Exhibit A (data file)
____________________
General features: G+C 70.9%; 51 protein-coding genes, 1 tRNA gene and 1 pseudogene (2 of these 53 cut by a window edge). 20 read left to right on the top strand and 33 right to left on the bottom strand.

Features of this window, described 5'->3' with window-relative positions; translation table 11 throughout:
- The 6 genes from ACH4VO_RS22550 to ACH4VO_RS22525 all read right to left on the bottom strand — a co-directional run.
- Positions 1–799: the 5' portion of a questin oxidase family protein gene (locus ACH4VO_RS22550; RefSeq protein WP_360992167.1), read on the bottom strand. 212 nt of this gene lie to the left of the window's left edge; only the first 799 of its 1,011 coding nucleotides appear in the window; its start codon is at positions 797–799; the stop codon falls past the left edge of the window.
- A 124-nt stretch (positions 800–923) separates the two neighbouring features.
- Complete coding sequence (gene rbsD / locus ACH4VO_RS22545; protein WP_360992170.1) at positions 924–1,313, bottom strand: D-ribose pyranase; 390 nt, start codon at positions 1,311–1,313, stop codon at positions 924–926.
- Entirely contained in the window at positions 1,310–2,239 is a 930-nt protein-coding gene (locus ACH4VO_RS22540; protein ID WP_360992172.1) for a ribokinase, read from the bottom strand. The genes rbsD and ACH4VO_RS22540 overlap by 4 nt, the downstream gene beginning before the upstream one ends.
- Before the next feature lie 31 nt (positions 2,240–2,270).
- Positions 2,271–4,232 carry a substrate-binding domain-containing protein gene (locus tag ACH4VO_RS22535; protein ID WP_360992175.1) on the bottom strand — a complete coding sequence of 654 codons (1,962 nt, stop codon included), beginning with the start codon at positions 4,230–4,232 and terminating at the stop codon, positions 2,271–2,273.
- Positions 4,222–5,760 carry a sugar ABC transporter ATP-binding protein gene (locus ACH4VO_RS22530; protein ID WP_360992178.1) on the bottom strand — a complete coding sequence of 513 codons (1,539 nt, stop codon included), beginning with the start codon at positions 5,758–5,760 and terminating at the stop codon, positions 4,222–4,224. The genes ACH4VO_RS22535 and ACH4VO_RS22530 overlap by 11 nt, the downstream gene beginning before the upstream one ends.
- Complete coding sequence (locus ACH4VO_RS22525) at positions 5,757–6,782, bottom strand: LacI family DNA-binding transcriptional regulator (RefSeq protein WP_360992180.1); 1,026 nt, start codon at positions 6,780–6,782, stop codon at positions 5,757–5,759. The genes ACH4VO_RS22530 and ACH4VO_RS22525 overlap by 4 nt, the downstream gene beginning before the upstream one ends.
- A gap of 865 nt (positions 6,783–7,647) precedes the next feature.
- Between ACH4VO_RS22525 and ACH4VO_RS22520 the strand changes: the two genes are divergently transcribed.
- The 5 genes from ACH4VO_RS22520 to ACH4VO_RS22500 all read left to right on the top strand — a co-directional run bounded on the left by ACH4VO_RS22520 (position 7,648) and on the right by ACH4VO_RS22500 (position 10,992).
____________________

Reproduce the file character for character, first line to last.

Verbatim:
General features: G+C 70.9%; 51 protein-coding genes, 1 tRNA gene and 1 pseudogene (2 of these 53 cut by a window edge). 20 read left to right on the top strand and 33 right to left on the bottom strand.

Features of this window, described 5'->3' with window-relative positions; translation table 11 throughout:
- The 6 genes from ACH4VO_RS22550 to ACH4VO_RS22525 all read right to left on the bottom strand — a co-directional run.
- Positions 1–799: the 5' portion of a questin oxidase family protein gene (locus ACH4VO_RS22550; RefSeq protein WP_360992167.1), read on the bottom strand. 212 nt of this gene lie to the left of the window's left edge; only the first 799 of its 1,011 coding nucleotides appear in the window; its start codon is at positions 797–799; the stop codon falls past the left edge of the window.
- A 124-nt stretch (positions 800–923) separates the two neighbouring features.
- Complete coding sequence (gene rbsD / locus ACH4VO_RS22545; protein WP_360992170.1) at positions 924–1,313, bottom strand: D-ribose pyranase; 390 nt, start codon at positions 1,311–1,313, stop codon at positions 924–926.
- Entirely contained in the window at positions 1,310–2,239 is a 930-nt protein-coding gene (locus ACH4VO_RS22540; protein ID WP_360992172.1) for a ribokinase, read from the bottom strand. The genes rbsD and ACH4VO_RS22540 overlap by 4 nt, the downstream gene beginning before the upstream one ends.
- Before the next feature lie 31 nt (positions 2,240–2,270).
- Positions 2,271–4,232 carry a substrate-binding domain-containing protein gene (locus tag ACH4VO_RS22535; protein ID WP_360992175.1) on the bottom strand — a complete coding sequence of 654 codons (1,962 nt, stop codon included), beginning with the start codon at positions 4,230–4,232 and terminating at the stop codon, positions 2,271–2,273.
- Positions 4,222–5,760 carry a sugar ABC transporter ATP-binding protein gene (locus ACH4VO_RS22530; protein ID WP_360992178.1) on the bottom strand — a complete coding sequence of 513 codons (1,539 nt, stop codon included), beginning with the start codon at positions 5,758–5,760 and terminating at the stop codon, positions 4,222–4,224. The genes ACH4VO_RS22535 and ACH4VO_RS22530 overlap by 11 nt, the downstream gene beginning before the upstream one ends.
- Complete coding sequence (locus ACH4VO_RS22525) at positions 5,757–6,782, bottom strand: LacI family DNA-binding transcriptional regulator (RefSeq protein WP_360992180.1); 1,026 nt, start codon at positions 6,780–6,782, stop codon at positions 5,757–5,759. The genes ACH4VO_RS22530 and ACH4VO_RS22525 overlap by 4 nt, the downstream gene beginning before the upstream one ends.
- A gap of 865 nt (positions 6,783–7,647) precedes the next feature.
- Between ACH4VO_RS22525 and ACH4VO_RS22520 the strand changes: the two genes are divergently transcribed.
- The 5 genes from ACH4VO_RS22520 to ACH4VO_RS22500 all read left to right on the top strand — a co-directional run bounded on the left by ACH4VO_RS22520 (position 7,648) and on the right by ACH4VO_RS22500 (position 10,992).